Dolphins' Humphrey is shot by pal for driving 'fast, crazy'

February 09, 1993|By Scott Fowler | Scott Fowler,Knight-Ridder News Service

MIAMI -- The Bobby Humphrey merry-go-round spun wildly again yesterday, leaving the Miami Dolphins running back with a bullet wound in his leg and a bunch of explaining to do.

Humphrey was shot in the right thigh yesterday morning by Mark Steven Petties, a close friend and former football teammate of Humphrey's, as the two rode through Alabaster, Ala., in Humphrey's red Lexus.

Humphrey wasn't badly hurt and was discharged from the hospital in the afternoon. The 6-foot-6, 300-pound Petties told U.S. Marshal Chris Harding at the shooting scene, 30 miles south of Birmingham: "Bobby was driving fast and crazy. He was acting crazy, too. I shot him, but I had to shoot him. He was going to either kill himself or hurt somebody else real bad."

Only eight days before, Columbus, Ga., police arrested Humphrey on charges of cocaine possession and aggravated assault after a loud fight between Humphrey and another close friend and former Alabama teammate, Vantreise Davis, prompted other guests at the Columbus Hilton to call police.

Humphrey, who doesn't plan to press charges against Petties, had been scheduled to meet with Dolphins coach Don Shula today to discuss his uncertain future with the team because of the Columbus arrest. That meeting has been postponed due to the shooting, but will take place later this week with a new, suddenly bulging agenda.

The one glimmer of good news for Humphrey -- shortly after he was brought by ambulance to Shelby Medical Center -- he took a drug test and passed it. That adds weight to Humphrey's contention that he does not have a drug problem.

"I can promise you that substance abuse is not a problem with my client," said Jerry Albano, Humphrey's agent. "I've talked to Bobby several times Monday about this, and he mainly can't believe that he has such a knack for being in the wrong place at the wrong time."

The wrong place yesterday turned out to be the Interstate 65 expressway, northbound. Harding, who was simply driving to work but ended up confiscating the gun from Petties, was first on the shooting scene. Interviews with Harding and several others who talked to Petties and Humphrey helped piece together this story:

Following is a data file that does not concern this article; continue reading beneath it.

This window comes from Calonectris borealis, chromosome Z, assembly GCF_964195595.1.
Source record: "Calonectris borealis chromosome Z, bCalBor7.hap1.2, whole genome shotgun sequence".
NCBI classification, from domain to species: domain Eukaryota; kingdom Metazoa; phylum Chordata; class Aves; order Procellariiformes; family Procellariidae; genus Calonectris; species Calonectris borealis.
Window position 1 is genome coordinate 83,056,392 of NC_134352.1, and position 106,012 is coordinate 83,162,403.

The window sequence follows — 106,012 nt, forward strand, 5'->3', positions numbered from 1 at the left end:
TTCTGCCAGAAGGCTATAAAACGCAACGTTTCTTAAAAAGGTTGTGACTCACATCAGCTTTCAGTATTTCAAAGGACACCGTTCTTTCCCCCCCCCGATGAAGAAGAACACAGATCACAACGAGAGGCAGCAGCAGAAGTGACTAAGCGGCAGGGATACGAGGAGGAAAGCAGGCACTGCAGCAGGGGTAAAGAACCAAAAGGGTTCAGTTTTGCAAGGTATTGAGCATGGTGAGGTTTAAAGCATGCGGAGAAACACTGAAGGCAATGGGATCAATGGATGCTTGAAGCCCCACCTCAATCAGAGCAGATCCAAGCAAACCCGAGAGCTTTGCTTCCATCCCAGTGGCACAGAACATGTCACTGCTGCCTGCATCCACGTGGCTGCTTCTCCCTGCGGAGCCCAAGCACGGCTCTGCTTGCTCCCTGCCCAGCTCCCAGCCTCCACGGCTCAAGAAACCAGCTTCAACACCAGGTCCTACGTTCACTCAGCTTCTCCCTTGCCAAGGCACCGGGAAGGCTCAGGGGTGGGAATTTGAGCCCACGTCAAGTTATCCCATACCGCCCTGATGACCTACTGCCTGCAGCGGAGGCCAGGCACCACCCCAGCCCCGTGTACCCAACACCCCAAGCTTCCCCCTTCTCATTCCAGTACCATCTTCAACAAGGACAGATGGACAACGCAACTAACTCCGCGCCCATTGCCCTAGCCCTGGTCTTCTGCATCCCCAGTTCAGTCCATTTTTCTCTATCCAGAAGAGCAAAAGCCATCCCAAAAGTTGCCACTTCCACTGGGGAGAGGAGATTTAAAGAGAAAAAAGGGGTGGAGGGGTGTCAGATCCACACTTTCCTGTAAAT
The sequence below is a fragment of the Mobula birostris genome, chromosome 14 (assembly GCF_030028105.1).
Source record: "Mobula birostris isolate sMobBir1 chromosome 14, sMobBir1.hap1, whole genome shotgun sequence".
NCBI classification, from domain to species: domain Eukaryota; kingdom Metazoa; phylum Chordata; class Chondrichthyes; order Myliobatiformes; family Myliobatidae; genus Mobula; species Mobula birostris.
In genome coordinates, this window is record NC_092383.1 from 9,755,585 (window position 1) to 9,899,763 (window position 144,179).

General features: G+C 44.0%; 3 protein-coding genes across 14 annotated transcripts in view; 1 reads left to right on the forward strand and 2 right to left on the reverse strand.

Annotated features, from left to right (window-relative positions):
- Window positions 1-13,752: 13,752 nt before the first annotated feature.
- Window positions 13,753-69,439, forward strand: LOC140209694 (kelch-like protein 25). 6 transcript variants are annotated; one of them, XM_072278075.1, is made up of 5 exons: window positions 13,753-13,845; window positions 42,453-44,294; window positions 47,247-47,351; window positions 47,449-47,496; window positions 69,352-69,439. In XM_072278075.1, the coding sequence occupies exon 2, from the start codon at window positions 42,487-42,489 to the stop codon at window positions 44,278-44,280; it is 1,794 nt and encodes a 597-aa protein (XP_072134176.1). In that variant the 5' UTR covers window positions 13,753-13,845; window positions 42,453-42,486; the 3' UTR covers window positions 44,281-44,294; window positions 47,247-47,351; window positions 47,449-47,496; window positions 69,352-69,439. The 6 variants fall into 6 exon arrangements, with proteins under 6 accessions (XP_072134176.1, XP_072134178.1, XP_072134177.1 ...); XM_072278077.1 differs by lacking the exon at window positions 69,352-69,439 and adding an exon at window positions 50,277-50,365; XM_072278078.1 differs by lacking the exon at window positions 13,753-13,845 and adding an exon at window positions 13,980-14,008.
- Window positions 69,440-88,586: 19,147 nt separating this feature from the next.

Humphrey had asked Petties to come with him on the ride to New Orleans "to use Mark as a sounding board for his personal problems," according to Victor Kelley, Petties' lawyer. The two also wanted to go to an athletic-shoe trade show that weekend.

Petties played high school football at Glenn High in Birmingham with Humphrey, and was a non-scholarship player at Alabama, where Humphrey starred. Petties never played in a game or earned a scholarship. But he did earn Humphrey's trust. Petties borrowed money from Humphrey to get started in the shoe business.

The trip was fine until the last 40 minutes of the six-hour drive back to Birmingham. Then, according to what Petties told policemen, Humphrey started driving too fast.

"Mark tried to take control of the car when Humphrey started driving crazily," Kelley said. "Humphrey wouldn't let him. A pistol was pulled, there was a struggle and the gun went off. There were mutual apologies afterward."

Humphrey pulled over into the far left lane after being shot, blocking a lane of traffic. Both men got out and started talking animatedly. Harding, meanwhile, was on his way to work and steaming because of the traffic snarl.

"There were several people before me that looked like they were going to pull off and assist, but the big guy Petties just kept waving them on with the gun," Harding said.

Harding stopped and flashed his marshal's badge at Petties, who immediately said: "That's Bobby Humphrey. I shot him."

The .38-caliber gun that Humphrey was shot with belonged to Petties. But Kelley said Humphrey, 26, also was attempting to shoot Petties in those frantic moments in the Lexus. The bullet grazed Humphrey's wrist, tearing his black leather trench coat, then sped through his right thigh and lodged in the driver's seat. Humphrey's football career shouldn't be affected by the injury, doctors agreed.

Humphrey thought once about making a break for it once Harding pulled over.

"Humphrey got in the car and cranked the engine when I got there," Harding said. "But Petties went to the car, took the keys out of the ignition and actually carried Bobby out and laid him down in the highway median."

Harding said Petties hugged Humphrey tightly as he placed him in the grass.

By this time, Humphrey wasn't feeling well, although he ultimately lost only a little blood. A woman used a cellular phone to summon police.

Humphrey was taken to the hospital and Petties, handcuffed, taken away by police. Both were free later in the day -- Humphrey after signing several autographs for hospital staff members, Petties without any bond and with no charges pending.

Humphrey's clean drug test eight days after the Columbus arrest duplicated the result of one he took a week earlier, sources say. His lawyer, John Swearingen, said he believes Humphrey's main problem is depression over an unstable relationship with his wife, Barbara.

Humphrey's blood-alcohol level was tested yesterday and it showed a .088, just under the legal limit of .10.

Alabaster police impounded Humphrey's car, got a search warrant and looked for drugs. They didn't find any, but they did come across $5,000 to $6,000 in cash, a .45-caliber semi-automatic pistol and bullets for a .38 pistol and the .45.

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